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Prohibition and Law

Julia Buxton on the legacy of the UNODC and contradictions with international Harm Reduction
Julia describes how the United Nations Office on Drug Control alignment with US prohibition strategies. She looks at the contrasting views of Doctors, academics and public health. As a result Latin America has established a committee which pressures UNODC for change.
Julia Buxton on 'Plan Colombia', Mexico, Drug War blood baths, and movement through West Africa
Julia describes the complex history of narcotics and insurgency between the US South America. Julia describes the link with other violent criminal activity.
Nick Heather on the alcohol field and the relative irrationality of the drugs field
Nick explains that he is ‘a legaliser’ and believes that eventually this is the only way to resolve the problems caused by illicit drugs. He also says we have a legal drug, alcohol, which is the most harmful we know.
Julian Buchanan on the problem of criminalisation and the pragmatism of decriminalisation
Julian talks about his perspective as having emerged from experience and from developing a pragmatic approach to problematic drug use
Jonathan Caulkins at UKDPC: Summary feature [8 mins]
Jonathan Caulkins Summary Feature UKDPC
Mike Ashton on Welfare Reform and Test on Arrest
Mike talks about Flag in the Breeze: Including Welfare Reform and Test on Arrest, and the use of pilots with drug users
Mike Ashton on compulsory treatment and crossing the line
Mike talks about test compulsory treatment, Welfare to Work, benefit withdrawal and poverty. He says 'we keep ratcheting it up'. He says for most people they would fear stigma if 'holding their hands up' to problem drug use.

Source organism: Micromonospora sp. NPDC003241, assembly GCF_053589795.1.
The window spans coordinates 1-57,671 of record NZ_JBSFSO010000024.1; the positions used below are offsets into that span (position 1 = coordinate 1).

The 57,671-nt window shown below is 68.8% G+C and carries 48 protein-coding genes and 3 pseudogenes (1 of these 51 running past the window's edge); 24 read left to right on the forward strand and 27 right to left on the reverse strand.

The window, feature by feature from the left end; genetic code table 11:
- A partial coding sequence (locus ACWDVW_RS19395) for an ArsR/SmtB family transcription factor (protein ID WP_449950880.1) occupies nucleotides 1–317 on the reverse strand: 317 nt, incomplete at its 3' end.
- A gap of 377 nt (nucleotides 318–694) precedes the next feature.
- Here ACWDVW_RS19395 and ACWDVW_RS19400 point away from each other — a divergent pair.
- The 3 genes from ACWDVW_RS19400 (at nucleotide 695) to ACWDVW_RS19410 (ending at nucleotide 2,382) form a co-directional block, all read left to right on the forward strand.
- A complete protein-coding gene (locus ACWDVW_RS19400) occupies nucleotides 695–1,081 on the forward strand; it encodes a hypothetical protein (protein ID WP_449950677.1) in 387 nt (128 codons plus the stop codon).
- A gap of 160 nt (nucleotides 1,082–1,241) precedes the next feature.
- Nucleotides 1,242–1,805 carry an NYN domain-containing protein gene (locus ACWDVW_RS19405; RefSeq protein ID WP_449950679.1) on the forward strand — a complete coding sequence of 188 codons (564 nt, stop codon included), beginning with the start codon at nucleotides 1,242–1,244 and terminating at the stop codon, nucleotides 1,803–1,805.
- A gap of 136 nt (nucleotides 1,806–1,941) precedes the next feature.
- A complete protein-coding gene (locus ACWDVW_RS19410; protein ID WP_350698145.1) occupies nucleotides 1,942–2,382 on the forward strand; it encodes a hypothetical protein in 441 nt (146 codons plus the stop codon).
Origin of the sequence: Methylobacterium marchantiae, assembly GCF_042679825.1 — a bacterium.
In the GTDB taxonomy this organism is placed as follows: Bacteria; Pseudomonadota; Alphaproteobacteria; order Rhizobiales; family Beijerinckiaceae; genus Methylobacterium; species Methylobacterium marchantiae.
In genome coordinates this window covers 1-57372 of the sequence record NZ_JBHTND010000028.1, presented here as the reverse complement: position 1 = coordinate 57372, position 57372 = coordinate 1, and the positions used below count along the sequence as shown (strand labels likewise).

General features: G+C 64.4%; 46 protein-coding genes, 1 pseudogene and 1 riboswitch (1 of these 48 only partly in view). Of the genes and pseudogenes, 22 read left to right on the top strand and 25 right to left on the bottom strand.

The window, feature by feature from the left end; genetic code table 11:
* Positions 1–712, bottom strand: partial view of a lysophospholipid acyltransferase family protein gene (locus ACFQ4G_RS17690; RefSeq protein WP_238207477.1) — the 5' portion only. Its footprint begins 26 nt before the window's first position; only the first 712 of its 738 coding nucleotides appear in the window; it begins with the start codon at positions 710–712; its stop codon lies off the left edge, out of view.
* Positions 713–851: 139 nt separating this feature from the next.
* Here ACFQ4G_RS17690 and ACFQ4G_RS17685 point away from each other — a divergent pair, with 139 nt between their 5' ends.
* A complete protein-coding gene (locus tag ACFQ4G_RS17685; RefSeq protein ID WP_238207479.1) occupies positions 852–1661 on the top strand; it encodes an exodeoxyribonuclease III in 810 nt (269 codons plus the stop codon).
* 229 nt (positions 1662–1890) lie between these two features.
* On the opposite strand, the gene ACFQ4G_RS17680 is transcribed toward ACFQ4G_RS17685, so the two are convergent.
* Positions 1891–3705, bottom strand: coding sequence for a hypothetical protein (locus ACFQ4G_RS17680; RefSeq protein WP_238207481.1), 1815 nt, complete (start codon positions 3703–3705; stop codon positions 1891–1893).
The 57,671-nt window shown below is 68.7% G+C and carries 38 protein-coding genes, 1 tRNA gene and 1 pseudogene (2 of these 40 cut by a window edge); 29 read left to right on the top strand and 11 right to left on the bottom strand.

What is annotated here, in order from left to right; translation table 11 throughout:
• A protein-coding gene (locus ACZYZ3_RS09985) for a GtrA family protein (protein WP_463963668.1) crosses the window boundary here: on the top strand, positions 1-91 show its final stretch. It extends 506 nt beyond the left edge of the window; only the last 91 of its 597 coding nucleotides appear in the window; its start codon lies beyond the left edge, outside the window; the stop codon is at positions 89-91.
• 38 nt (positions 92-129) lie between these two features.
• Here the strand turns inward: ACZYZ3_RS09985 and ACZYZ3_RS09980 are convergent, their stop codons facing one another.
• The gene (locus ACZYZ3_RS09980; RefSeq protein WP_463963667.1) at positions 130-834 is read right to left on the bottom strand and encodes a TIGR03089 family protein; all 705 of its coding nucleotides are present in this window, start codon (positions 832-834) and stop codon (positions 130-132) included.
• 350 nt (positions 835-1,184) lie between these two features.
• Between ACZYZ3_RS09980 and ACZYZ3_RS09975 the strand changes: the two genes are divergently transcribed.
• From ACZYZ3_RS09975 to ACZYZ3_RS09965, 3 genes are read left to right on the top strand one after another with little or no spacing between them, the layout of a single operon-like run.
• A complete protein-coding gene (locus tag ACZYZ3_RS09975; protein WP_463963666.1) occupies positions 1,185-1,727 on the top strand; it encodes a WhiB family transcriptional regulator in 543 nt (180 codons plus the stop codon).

Mike Ashton on choice and the state
Mike Ashton talks about entitlement, choices people have, and changes in public service reform
Toby Seddon on the cost - benefit of a criminal justice approach to drug policy

Toby suggests that chronologically public health and criminal justice work have and still do co-exist and that there are positive and negative consequences

Annette Dale-Perera on waiting times and retention

Annette says "We've got relatively easy to access free drug treatment for half of our heroin and crack cocaine users, which is quite phenomenal..."

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25-36 of 36 discussions
 
Lifeline Project and FEAD
Welcome to Lifeline and FEAD (Film Exchange on Alcohol and Drugs). This project has been shaped by the wealth of experience, openness, and knowledge of the contributors. You are invited to comment on the clips, which are supported by footnotes to which you can add. FEAD is an ongoing Lifeline Project initiative.

For more details on FEAD see here >>

Lifeline Project: In 1971 the Lifeline Project opened a day centre for drug users in Manchester. Since its foundation Lifeline has grown and developed, and now works in a diverse range of settings across the UK. Our purpose is to relieve poverty, sickness and distress among those persons affected by addiction to drugs of any kind, and to educate the public on matters relating to drug misuse.
Contributor documents
Related news & articles
World Drug Report 2014 >>

3rd July 14 -  Drug use prevalence is stable around the world, according to the 2014 World Drug Report of the United Nations Office on Drugs and Crime (UNODC), with around 243 million individuals, or 5 per cent of the world’s population aged 15-64, having used an illicit drug in 2012. Problem drug users meanwhile numbered about 27 million, roughly 0.6 per cent of the world’s adult population, or 1 in every 200 people.
The impact of the older generation on England’s healthcare system >>

26th June 14 - The government has produced a report looking at the impact people aged over 65 have on the NHS. This publication provides a compilation of information on older people living in England to give a broad picture of their health, care and wellbeing.
The Condition of Britain: Strategies for Social Renewal >>

19th June 14 - This report by the Institute for Public Policy Research (IPPR), sets out a comprehensive new agenda for reforming the state and social policy to enable people in Britain to work together to build a stronger society in tough times.
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